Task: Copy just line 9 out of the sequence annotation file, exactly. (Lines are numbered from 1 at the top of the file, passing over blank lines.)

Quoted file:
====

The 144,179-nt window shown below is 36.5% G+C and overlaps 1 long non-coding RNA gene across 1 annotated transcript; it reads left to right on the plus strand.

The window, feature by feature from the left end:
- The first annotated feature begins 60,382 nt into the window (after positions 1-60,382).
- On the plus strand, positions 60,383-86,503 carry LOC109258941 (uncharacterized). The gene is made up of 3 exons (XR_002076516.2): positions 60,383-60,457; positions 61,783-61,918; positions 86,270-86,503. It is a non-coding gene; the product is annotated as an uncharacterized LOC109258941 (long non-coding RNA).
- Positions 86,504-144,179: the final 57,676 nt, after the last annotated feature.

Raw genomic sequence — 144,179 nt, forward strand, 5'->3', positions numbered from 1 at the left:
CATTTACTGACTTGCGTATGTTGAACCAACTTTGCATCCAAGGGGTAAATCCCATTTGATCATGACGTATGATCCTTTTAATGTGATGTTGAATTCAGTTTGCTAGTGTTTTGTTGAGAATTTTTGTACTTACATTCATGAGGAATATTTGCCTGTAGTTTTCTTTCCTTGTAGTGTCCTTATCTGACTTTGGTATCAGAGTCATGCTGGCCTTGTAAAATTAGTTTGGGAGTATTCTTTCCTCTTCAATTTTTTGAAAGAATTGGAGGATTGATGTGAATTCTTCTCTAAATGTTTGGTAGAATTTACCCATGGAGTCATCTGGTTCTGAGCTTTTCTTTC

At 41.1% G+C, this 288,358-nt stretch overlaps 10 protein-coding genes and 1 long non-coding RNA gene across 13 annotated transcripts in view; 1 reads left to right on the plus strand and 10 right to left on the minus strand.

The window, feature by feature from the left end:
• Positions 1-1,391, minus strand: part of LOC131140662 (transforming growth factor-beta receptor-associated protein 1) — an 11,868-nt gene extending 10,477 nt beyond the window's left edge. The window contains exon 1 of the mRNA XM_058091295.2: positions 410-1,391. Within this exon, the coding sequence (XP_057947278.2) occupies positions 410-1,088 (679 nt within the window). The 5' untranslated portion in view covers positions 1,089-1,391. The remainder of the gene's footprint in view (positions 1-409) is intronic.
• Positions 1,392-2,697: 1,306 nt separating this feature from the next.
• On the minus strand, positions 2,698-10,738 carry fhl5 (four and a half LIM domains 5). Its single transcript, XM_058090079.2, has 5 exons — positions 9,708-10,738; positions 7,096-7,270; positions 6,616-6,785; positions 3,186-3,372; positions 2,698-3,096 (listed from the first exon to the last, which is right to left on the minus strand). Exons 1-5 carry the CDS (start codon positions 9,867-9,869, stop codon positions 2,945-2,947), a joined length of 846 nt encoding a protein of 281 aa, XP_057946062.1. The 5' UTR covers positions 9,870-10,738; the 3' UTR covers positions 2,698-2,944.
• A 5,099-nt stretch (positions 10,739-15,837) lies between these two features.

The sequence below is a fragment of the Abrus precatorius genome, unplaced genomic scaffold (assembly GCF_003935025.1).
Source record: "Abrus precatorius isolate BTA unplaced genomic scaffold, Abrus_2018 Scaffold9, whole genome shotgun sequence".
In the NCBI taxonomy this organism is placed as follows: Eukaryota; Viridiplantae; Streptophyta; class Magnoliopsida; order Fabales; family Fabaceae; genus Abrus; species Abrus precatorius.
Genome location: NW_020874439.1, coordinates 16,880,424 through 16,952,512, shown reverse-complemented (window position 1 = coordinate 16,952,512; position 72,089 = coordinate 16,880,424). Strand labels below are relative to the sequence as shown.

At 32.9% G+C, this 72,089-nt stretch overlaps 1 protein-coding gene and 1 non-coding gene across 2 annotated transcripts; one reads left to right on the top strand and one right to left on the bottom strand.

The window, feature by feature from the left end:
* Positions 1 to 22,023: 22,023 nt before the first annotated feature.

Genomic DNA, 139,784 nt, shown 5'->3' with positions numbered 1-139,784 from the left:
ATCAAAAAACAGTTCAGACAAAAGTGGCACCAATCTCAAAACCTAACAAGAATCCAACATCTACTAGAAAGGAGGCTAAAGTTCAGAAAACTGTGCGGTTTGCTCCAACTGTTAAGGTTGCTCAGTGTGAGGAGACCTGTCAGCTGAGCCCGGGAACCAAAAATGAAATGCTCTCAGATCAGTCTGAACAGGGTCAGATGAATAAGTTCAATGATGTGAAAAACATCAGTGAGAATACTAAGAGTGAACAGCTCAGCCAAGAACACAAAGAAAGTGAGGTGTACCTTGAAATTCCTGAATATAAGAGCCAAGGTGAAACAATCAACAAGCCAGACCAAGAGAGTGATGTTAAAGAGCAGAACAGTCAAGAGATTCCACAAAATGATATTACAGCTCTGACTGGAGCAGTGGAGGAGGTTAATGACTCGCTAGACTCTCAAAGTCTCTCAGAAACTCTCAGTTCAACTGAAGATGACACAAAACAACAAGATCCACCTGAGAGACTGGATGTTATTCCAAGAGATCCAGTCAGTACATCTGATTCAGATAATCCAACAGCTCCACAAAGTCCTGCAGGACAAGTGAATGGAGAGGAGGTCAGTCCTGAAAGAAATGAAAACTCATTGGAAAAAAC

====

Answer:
The window, feature by feature from the left end: